input to a decoder, only the output line corresponding to the input code is activated. The remaining
output lines are deactivated. )e are thus able to select a particular chip depending on the input
combination o' the select signals. Re'er to 'igure . and ,.
I%O In"er&aces
These are modes o' addressing where various I/O devices are inter'aced to the microprocessor. There
are two methods namely Memory mapped I/O or Isolated I/O techni*ues.
Memory4Mapped I/O
This techni*ue treats all I/O device addresses as memory addresses.
3
Example '
A hardware designer is to inter'ace a %$( o' -7ROM and three :$( o' RAM to an Intel 0/0,
microprocessor.
#? 3esign the hardware pieces 'or the system
:? 3raw the address mapping 'or the system.
1olution@ 9igure 8 shows the hardware pieces while Table : shows the address mapping
4
6I7 A#. AA#: A## A A0 A8 A A% A; AA/ Address
5
RAM# ////
////
////
/###
/
9
/
9
////6
/8996
RAM : ///#
///#
////
/###
/
9
/
9
#///6
#8996
RAM ; //#/
//#/
////
/###
/
9
/
9
:///6
:8996
-7ROM //##
//##
////
####
/
9
/
9
;///6
;9996
Example (
An eight bit microprocessor is inter'aced to two >:? :$ ROM chips, 'our >%? %$ RAM chips
and one peripheral device. Assuming the memories have typical access /control signals@
#? 3esign the hardware pieces 'or the system
:? 3raw the address mapping 'or the system. >#; mar&s?
Address Mapping
6
6I7 A#.4A#: A##4A0 A84A% A;4A/ Address
ROM # )
)
* ) ) )
* 1 1 1
)
#
)
#
))))+
),##+
ROM : 1
1
* ) ) )
* 1 1 1
)
#
)
#
1)))+
1###+
RAM # 2
2
)
#
)
#
)
#
2)))+
2###+
RAM : '
'
)
#
)
#
)
#
')))+
'###+
RAM ; (
(
)
#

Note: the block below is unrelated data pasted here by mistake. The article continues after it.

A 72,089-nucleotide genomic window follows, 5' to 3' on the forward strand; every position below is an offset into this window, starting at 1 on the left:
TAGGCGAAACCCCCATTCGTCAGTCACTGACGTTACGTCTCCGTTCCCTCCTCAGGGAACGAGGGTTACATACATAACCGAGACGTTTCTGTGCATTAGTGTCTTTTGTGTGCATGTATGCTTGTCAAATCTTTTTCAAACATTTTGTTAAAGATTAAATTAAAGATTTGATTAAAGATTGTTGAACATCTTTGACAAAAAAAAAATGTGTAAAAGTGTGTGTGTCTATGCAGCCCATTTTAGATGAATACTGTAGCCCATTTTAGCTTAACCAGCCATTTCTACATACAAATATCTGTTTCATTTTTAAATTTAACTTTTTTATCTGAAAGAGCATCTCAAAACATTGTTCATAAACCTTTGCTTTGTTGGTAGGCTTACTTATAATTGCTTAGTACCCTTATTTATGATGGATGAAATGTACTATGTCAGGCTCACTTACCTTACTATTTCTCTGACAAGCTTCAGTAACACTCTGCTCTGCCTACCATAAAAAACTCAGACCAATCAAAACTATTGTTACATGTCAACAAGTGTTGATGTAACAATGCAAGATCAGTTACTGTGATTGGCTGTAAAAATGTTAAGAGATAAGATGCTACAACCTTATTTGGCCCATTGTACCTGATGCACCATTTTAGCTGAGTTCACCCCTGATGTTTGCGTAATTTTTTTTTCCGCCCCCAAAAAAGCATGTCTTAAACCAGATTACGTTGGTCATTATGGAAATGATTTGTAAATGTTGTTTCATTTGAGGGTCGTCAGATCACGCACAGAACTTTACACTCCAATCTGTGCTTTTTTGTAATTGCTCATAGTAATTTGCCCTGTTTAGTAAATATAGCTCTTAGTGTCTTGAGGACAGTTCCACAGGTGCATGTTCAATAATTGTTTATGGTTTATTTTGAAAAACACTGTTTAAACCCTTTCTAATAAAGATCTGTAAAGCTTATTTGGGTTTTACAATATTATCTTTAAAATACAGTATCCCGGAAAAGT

)
#
)
#
()))+
(###+
RAM % -
-
)
#
)
#
)
#
-)))+
-###+
0:.. 77I .
.
* * **))
**)1
**1)
**11
.)))+
.))1+
.))2+
.))'+
Table # ( mar/s
Need to determine the number o' address lines re*uired 'or the types o' memory devices.
The don"t care states have been assumed to be Beros. ' mar/s
01ado2 RAM and 3IO0
(IO1 routines 'or accessing to 'loppy and hard dis& drives or the graphic adapters are located in
ROM. Moreover, these routines are 're*uently called by the operating system or application programs
and thus slow program e<ecution.
1hadowing is the process o' moving code or data 'rom the slow ROM into 'aster main memory
>Ta&ing 3RAM, RAM, -7ROM/ROM access times are 8/, :. and ://n1 respectively?.
Re4!iremen"s5
#. 1o'tware that does the trans'er
:. Memory controller to map ROM address space onto the RAM area to which the ROM data
have been moved.
Re*uirement >#? is carried out by (IO1 during booting while >:? is carried out by memory controller
that maps the RAM area onto the address o' the original ROM address.
)ith most memory controllers you can move individual sections o' ROM address space into the
shadow RAM. Cou may move (IO1 reserved 'or -DA and EDA to shadow RAM. It is sometimes
impossible to map certain parts o' the ROM address space. This applies to 1mall omputer 1ystem
Inter'ace >11I? host adapters which carry out memory mapped I/O 'or data trans'er between 7 and
11I. Never map the address area o' a 11I host adapter that uses memory mapped I/O onto the
shadow RAM.
Expanded Memory 0peci&ica"ion or E6 Memory 0ys"em 7EM0$
This e<tra memory >up to ,%$b? inserted into the 'irst megabyte o' real mode operation o' the
microprocessor. The siBe can be set by =umpers or (IO1 setup program. The area between ,%/$b and
#Mb reserved 'or ROM is used. on'irm that the entire memory section occupied by -M1 is really
'ree, otherwise address con'licts occur and the 7 would crash. -M1 window is divided into pages
with each having #,$b at most. The start address o' each page can be de'ined by so'tware commands
that control the logic o' the e<panded memory such that each page can be moved within the much
larger physical e<panded memory.
7